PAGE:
Home Opinion Editorials Kulongoski the comic
Kulongoski the comic
“Comedian” is perhaps the job least likely to be associated with Oregon’s outgoing governor, Ted Kulongoski.
But last week’s announcement from our usually laconic governor seemed to us positively Seinfeldesque.
Kulongoski’s timing was exquisite, and he made us laugh.
The topic, however, is utterly serious.
Kulongoski proposed drastic changes in Oregon’s budget — most significantly in the compensation package for state workers.
What elicited our chuckles is the governor’s ability to unveil his plan with a straight face.
Anyone who has paid even scant attention to Oregon’s fiscal quandary over the past few years understands that the overhaul Kulongoski suggests has been in order at least since the midpoint of his second four-year term.
State leaders have failed to rein in spending even as the recession caused income tax revenue — a vital source of the money that pays for schools, public safety and health and human services — has dropped.
The result is a budget shortfall, for the two-year budget cycle starting July 1, 2011, estimated at from $2.7 billion to $3.5 billion.
Yet only now, a month before he turns over the keys to Mahonia Hall to John Kitzhaber, does Kulongoski in essence admit that the ledger he has presided over can’t be sustained.
Yet Kulongoski acts as though the crisis arose too late for him to wield his dollar-slashing scalpel.
He even had the temerity to cast himself as the victim.
“No governor before me has had to hand off a more difficult fiscal challenge to his successor,” Kulongoski said on Wednesday. “But I am able to do so with a roadmap that identifies some next best steps that meet that challenge more than half-way.”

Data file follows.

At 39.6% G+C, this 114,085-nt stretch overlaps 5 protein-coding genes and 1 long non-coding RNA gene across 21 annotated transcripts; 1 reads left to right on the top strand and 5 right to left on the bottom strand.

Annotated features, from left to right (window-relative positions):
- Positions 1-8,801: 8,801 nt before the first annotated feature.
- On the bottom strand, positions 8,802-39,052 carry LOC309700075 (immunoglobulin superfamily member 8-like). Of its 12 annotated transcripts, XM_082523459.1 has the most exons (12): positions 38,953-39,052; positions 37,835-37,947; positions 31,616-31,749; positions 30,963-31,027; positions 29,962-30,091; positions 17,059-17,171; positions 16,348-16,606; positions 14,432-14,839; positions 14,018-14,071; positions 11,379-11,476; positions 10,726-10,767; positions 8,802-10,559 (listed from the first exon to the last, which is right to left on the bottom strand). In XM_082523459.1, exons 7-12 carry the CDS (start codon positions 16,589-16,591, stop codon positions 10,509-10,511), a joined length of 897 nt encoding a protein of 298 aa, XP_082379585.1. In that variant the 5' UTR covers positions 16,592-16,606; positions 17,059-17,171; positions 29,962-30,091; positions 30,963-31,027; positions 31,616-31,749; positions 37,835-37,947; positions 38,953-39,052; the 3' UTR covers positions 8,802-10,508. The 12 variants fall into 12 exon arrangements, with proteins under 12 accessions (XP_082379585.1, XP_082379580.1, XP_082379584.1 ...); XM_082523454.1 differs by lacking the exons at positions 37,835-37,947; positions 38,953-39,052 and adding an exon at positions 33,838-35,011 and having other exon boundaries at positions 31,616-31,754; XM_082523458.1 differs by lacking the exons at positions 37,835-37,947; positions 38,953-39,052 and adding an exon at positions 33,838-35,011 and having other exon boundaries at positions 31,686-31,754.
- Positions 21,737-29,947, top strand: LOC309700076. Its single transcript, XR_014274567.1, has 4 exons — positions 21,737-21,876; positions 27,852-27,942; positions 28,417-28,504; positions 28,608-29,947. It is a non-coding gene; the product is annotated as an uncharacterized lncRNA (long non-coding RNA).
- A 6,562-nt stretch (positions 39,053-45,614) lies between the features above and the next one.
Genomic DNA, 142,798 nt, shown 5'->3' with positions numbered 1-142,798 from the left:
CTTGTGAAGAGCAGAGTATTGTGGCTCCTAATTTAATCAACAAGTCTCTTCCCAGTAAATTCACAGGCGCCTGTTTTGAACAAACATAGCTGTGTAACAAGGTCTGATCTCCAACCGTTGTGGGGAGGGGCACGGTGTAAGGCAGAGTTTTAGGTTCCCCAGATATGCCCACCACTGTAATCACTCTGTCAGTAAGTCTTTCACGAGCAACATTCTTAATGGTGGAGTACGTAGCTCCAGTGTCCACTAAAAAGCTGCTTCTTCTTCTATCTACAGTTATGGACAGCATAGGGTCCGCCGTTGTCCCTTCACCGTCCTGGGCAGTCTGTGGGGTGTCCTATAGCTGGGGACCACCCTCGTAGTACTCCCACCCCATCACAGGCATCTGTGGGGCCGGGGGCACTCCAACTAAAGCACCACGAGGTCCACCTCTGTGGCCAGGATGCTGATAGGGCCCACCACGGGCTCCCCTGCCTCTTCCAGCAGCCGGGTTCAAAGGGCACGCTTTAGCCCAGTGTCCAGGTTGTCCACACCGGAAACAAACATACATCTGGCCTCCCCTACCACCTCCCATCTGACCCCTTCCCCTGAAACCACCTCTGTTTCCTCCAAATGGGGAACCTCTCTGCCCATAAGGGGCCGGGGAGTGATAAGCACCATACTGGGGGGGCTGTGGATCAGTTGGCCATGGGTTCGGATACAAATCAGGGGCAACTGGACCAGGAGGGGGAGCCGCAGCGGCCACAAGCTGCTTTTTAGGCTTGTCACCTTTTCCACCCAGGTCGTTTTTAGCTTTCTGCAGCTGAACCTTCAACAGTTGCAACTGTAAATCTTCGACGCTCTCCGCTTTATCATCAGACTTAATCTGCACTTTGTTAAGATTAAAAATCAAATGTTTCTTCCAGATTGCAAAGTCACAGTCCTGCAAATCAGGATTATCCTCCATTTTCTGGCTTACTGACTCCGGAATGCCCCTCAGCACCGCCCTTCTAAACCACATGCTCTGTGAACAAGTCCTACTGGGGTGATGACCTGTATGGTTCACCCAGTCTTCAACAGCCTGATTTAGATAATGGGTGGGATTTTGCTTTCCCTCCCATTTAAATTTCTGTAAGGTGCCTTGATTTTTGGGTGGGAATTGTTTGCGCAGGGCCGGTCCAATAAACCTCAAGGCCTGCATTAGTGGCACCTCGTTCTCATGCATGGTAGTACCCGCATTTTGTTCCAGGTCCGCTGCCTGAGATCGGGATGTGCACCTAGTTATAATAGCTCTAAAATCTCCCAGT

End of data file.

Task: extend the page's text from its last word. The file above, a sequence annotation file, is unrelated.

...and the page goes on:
Where was that roadmap two years ago, governor? Tucked into the glove box beneath the owner’s manual and a bag of chips?
Belated though they are, Kulongoski’s ideas are good ones.
He wants state workers, not the state, to pay their 6 percent required contribution to their retirement accounts.
Kulongoski also suggests the state set up a less-expensive health insurance plan for state employees, and require that they pay a share of the premiums (the state picks up the whole tab now).
State officials estimate those changes would save $259 million in the two-year budget cycle that starts July 1, 2011.
Oregon could save even more — an estimated $400 million over two years — by limiting total compensation increases for state and school employees to no more than 6.5 percent during that period, according to a state report.
We’re not brimming with confidence that all, or even any, of these proposals will actually happen.
Certainly the unions that represent most state workers won’t capitulate when it comes to contract negotiations, which begin this month.
But if Kitzhaber and the new Legislature succeed where Kulongoski and the previous group of lawmakers failed, we’ll not give Kulongoski any of the credit he seems to crave for his brave confrontation of economic reality.
So what if he has a roadmap.
Those are a lot handier before you get lost than after.